The gender pay chasm is a dangerous political myth

The BBC recently ran a piece marking the 40th “anniversary” of the introduction of the equal pay and sex discrimination acts. The author expressed her belief that women are now better off due to the introduction of this legislation four decades ago. She concluded that since an apparently significant gender pay gap still remains greater enforcement of the laws and even further legislation is needed to complete the job, as it were. This is a good representation of the public’s belief about the gender pay gap and legislation aimed at closing it, but what is the reality?

The truth about the gender pay gap

I’m sure most people do not realise that the official UK government figures for the gender pay gap, as used by the BBC and other mainstream media, overestimate the difference a great deal. This is because the Office for National Statistics figures don’t control for the many factors that affect wage rates of women and men – such as experience, education, company size, family status and job title. In short the ONS doesn’t compare apples with apples and fails to account for the complexity of the situation. Dodgy data doesn’t bother equality campaigners, but it should bother everyone interested in arriving at the truth.

A recent study by PayScale in the US analysed 1.4 million salary profiles and did adjust for these factors. It showed that the real gender pay gap for all workers is only 2.7%. This is almost ten times lower than the official US government figure of 25.6%. That’s a massive difference.

This tells us that the gender pay gap in the UK is also almost certainly much lower than the official figure of 19%. The true difference between the wages of men and women in comparable roles in the UK is likely only 2%. Again, a massive difference from the official figure the public is presented with.

The PayScale report concludes that “…in effect, much of this difference can be thought of as the cost of having children.” Fathers make more than non fathers among men, and mothers make less than non-mothers among women. This is the true size and nature of whatever problem remains. It’s not the mountain many believe it to be. It’s a mole hill. It most certainly isn’t a widespread social injustice that requires the further expansion of State control over the economic exchanges of individuals in order to protect women from a mythical menace.

Is discrimination a crime?

The key ethical question is should we prevent the behaviour behind this issue by use of the coercive apparatus of the State? Which is actually to ask: is it a crime to have an irrational belief or to hold an unconscious bias against women and to base the terms of one’s economic exchanges on such? If we’re not just paying lip service to the ideal of liberty, then the answer must be no. This behaviour cannot be defined as a crime because such behaviour doesn’t restrict the freedom of anyone else to use their own person or property as they wish.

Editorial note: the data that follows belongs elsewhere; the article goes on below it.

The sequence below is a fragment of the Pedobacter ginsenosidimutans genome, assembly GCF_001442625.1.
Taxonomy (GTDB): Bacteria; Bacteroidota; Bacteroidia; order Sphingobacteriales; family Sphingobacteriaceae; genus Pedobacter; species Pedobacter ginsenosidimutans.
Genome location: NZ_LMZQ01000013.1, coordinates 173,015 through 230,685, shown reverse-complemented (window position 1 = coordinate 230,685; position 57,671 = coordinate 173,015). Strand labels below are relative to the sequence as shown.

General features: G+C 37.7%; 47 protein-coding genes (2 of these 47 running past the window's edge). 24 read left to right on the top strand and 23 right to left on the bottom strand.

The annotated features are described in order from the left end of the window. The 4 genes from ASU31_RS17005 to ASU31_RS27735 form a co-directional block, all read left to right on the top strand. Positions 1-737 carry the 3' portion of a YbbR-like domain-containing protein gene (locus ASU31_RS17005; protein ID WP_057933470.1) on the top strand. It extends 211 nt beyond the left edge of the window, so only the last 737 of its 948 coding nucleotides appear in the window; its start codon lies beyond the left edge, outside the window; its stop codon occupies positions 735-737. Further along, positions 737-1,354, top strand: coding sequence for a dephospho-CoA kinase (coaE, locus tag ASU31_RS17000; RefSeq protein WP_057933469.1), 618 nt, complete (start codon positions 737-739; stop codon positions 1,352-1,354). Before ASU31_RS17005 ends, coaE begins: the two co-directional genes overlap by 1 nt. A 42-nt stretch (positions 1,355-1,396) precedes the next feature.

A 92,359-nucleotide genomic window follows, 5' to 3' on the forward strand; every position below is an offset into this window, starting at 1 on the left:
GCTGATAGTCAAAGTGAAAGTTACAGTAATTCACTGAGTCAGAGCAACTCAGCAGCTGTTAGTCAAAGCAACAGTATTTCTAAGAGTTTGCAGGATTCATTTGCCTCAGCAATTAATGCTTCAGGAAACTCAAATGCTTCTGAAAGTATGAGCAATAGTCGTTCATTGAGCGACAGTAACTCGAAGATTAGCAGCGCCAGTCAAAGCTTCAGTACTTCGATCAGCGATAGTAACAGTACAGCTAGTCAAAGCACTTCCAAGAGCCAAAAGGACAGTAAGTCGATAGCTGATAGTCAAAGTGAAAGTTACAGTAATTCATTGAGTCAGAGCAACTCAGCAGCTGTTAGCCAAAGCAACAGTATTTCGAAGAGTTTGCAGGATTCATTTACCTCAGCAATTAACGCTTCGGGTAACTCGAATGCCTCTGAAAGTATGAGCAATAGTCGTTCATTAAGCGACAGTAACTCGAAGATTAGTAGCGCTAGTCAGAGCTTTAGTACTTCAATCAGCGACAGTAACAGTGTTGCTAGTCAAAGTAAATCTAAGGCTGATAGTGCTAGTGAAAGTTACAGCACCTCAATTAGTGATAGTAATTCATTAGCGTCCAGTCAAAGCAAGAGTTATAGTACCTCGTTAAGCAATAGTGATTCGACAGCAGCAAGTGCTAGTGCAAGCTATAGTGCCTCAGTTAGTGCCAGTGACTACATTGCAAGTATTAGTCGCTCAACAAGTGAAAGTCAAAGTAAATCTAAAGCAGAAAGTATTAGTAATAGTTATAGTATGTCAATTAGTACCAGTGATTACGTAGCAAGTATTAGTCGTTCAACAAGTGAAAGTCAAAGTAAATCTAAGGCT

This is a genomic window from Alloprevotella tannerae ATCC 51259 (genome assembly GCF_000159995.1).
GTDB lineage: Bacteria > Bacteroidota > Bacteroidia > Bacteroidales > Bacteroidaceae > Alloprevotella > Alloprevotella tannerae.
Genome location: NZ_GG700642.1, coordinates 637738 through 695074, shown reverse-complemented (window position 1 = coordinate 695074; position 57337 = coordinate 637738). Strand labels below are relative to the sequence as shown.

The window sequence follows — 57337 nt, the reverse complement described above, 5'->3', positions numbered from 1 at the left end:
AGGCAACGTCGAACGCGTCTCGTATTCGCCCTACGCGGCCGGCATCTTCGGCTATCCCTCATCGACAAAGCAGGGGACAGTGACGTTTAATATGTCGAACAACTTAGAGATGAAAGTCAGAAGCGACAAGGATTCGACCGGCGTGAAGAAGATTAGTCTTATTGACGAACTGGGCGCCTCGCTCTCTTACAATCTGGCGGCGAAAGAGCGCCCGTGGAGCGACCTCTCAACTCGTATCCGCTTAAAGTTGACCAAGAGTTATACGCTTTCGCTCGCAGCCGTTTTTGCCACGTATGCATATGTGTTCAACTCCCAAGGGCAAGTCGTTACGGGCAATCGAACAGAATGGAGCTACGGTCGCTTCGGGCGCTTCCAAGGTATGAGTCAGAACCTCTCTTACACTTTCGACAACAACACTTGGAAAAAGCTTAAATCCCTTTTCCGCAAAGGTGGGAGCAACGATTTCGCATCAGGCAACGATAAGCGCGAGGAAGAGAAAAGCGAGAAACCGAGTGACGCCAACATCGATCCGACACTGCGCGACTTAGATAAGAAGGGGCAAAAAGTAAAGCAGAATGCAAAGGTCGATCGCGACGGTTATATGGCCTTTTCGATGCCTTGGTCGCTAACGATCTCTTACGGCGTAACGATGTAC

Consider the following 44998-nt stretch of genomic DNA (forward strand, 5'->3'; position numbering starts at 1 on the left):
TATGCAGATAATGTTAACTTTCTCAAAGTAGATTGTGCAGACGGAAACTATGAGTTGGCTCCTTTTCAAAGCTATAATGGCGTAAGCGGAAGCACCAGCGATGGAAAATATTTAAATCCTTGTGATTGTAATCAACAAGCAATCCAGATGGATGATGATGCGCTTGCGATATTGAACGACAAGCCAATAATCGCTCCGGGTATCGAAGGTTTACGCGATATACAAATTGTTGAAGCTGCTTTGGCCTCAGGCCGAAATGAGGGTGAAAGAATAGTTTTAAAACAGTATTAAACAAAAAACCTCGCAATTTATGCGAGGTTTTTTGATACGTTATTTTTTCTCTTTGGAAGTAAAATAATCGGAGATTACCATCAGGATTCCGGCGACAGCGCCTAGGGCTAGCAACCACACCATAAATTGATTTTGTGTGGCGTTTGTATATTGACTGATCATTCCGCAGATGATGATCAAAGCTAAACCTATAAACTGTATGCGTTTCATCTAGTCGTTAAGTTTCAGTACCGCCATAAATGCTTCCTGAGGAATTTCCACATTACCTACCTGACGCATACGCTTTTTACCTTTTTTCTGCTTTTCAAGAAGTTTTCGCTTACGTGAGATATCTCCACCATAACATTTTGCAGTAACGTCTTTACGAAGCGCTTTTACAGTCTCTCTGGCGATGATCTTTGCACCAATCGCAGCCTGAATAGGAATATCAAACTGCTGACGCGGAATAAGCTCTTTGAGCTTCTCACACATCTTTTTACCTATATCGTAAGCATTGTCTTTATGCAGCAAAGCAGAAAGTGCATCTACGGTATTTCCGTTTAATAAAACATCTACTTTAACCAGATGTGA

Put simply: not exchanging the same amount of your property with Sue as you do with Steve is not violence and is not theft. There can be no such thing as a ‘right’ for Sue to use force to prevent someone from paying her less than someone else to perform the same role in the same way that she has the right to use force to prevent someone from harming her person or stealing her property.

Yet wage equality campaigners insist that irrational sex discrimination is and should be a crime. They implicitly assert that is an action in the same ethical category as theft, and lobby government to make laws prohibiting it. This is what economist Thomas Sowell meant when he said “[modern] liberalism is totalitarianism with a human face.” The totalitarian ruler makes illegal all peaceful behaviour that doesn’t fit in with his plan for society.

It would be foolish to argue that irrational sex discrimination doesn’t exist at all. It does. Humans are not perfectly rational. But it’s a much far less significant social and economic problem than equality campaigners believe it to be and the mainstream media tells us it is. The belief that sex discrimination is today rampant throughout the economy is almost a conspiracy theory. If not that, then a form of political persecution of one group of people in society: men.

Legislative law: the biggest threat to social progress

For centuries the law of the land favoured men and as a result women were the victims of unjust laws that restricted their social and economic freedoms. But now the scales have tipped fully the other way and the law is granting women special privileges and restricting the freedoms of men. The ideal of the law is as a balanced scale, but under democracy the weight is constantly shifting side to side and crushing the freedoms of one group or another. The beliefs and preferences that dominant the minds of the majority in any given era often become (unjust) legislative laws via the political process. The great danger is that, as the efforts of the political Left and Right only ever increase the weight of legislative law bearing down on society, they together, but unwittingly, create a totalitarian State and eventually crush every groups’ freedoms.